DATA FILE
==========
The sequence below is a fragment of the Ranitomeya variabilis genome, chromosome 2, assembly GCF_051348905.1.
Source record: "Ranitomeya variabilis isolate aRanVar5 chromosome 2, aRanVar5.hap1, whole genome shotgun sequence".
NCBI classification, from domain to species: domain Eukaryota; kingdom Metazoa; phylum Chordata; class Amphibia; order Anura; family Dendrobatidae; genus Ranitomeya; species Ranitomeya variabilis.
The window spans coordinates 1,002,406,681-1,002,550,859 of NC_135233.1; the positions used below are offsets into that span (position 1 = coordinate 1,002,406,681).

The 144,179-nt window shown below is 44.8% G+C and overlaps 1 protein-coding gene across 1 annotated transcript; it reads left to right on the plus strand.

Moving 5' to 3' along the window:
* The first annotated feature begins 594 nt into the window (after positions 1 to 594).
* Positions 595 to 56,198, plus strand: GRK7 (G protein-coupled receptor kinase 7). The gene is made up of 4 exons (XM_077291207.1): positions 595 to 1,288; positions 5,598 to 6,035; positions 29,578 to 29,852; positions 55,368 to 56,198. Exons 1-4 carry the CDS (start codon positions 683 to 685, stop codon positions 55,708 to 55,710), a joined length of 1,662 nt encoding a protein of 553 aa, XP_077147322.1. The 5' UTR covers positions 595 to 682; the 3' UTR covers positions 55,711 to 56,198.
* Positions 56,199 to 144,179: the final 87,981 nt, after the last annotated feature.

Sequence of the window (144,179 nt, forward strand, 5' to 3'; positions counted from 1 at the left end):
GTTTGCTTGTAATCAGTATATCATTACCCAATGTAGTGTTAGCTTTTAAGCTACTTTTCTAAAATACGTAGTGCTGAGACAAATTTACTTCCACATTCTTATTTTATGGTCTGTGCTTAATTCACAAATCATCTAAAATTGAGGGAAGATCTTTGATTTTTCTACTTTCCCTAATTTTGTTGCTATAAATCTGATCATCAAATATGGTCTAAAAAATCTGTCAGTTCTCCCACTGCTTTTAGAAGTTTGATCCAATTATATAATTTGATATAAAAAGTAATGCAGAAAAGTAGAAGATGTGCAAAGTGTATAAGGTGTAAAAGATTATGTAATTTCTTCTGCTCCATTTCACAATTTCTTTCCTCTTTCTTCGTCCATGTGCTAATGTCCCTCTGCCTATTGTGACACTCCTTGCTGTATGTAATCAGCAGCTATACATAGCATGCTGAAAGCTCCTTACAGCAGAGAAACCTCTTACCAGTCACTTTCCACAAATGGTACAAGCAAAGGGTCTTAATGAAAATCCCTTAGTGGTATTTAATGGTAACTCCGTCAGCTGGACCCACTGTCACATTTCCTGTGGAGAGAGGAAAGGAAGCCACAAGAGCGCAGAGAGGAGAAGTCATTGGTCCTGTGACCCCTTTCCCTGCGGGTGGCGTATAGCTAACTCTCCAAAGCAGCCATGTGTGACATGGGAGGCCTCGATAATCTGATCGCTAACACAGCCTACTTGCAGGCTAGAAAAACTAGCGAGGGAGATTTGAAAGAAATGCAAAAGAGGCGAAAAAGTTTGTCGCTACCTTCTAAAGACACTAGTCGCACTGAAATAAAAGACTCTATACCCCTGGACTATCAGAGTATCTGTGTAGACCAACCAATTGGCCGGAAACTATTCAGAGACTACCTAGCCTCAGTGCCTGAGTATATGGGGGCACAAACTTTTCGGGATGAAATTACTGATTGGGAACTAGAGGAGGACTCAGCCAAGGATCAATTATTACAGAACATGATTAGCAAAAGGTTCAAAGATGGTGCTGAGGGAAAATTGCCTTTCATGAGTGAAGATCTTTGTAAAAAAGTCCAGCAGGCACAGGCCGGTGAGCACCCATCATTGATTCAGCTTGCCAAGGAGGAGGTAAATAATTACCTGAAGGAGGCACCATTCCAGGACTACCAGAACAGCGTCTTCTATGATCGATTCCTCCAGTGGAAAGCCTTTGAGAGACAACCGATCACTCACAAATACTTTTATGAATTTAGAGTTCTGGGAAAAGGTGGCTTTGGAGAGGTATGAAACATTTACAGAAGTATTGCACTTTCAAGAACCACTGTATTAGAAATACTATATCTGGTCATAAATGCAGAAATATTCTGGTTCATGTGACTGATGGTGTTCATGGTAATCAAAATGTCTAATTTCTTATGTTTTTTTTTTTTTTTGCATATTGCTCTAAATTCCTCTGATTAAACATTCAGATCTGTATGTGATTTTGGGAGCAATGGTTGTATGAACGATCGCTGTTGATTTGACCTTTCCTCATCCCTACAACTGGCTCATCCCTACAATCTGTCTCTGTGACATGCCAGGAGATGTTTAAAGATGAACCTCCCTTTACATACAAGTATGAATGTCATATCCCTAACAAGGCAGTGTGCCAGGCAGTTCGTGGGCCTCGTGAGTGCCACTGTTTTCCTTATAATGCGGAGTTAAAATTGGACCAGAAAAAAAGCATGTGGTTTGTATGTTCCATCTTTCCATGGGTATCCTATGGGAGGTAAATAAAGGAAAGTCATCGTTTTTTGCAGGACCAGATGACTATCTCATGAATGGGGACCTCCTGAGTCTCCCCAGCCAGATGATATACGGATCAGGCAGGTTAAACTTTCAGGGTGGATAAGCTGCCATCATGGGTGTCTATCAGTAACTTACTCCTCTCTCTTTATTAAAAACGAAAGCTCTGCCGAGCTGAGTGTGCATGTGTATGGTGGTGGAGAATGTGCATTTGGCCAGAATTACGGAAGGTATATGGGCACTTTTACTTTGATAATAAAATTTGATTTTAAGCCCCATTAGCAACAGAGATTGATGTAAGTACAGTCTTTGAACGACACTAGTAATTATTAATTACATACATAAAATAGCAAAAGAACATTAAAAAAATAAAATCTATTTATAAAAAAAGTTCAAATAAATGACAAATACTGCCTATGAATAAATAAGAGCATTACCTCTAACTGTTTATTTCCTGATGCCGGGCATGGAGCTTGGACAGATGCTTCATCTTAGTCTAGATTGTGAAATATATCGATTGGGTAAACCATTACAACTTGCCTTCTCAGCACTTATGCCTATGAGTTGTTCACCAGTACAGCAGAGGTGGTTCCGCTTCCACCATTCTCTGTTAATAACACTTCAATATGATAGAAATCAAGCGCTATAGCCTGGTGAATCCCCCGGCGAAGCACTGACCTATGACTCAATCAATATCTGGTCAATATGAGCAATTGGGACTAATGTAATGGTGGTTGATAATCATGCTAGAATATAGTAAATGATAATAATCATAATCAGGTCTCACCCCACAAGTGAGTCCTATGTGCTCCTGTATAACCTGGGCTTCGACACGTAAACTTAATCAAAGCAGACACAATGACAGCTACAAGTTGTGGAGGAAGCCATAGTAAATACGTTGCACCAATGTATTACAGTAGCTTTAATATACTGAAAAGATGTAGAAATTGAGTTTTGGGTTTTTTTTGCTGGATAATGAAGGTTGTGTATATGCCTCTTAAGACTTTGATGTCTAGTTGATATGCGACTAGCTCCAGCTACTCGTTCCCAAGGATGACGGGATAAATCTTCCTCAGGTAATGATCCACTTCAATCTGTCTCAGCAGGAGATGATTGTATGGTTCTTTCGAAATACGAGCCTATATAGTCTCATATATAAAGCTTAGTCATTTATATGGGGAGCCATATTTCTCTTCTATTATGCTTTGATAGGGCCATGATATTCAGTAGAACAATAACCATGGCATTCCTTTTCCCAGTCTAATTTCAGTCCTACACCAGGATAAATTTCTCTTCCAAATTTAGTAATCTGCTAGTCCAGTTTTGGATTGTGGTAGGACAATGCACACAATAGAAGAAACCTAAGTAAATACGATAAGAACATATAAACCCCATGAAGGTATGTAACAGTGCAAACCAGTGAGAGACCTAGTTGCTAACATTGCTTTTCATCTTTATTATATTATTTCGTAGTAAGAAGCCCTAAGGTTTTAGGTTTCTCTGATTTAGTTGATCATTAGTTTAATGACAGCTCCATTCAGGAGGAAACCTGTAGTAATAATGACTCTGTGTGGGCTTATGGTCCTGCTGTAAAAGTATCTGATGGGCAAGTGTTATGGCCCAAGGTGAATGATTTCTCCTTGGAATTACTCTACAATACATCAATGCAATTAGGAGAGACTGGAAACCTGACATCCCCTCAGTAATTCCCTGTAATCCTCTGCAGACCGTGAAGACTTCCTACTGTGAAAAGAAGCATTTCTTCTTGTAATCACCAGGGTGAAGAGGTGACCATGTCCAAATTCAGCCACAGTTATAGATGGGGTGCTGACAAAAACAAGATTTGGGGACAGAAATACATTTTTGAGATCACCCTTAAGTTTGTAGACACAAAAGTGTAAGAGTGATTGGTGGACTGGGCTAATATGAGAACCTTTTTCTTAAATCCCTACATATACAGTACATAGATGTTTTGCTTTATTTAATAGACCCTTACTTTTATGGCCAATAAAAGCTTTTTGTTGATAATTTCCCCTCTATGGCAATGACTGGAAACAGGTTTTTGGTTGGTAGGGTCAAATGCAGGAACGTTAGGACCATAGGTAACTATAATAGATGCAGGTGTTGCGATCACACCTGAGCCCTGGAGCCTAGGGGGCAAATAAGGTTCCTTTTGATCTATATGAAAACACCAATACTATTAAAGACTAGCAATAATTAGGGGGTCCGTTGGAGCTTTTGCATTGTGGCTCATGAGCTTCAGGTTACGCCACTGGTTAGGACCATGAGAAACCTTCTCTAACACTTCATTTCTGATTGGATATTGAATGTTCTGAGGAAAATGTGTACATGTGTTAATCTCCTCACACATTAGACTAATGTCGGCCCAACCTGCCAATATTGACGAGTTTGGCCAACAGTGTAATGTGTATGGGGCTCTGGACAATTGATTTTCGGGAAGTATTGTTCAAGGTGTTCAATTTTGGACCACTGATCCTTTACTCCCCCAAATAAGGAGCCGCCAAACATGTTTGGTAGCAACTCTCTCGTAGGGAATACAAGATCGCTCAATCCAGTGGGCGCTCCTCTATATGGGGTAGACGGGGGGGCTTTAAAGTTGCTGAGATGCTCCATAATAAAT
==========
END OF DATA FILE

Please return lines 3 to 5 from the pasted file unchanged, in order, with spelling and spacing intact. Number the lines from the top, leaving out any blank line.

NCBI classification, from domain to species: domain Eukaryota; kingdom Metazoa; phylum Chordata; class Amphibia; order Anura; family Dendrobatidae; genus Ranitomeya; species Ranitomeya variabilis.
The window spans coordinates 1,002,406,681-1,002,550,859 of NC_135233.1; the positions used below are offsets into that span (position 1 = coordinate 1,002,406,681).

The 144,179-nt window shown below is 44.8% G+C and overlaps 1 protein-coding gene across 1 annotated transcript; it reads left to right on the plus strand.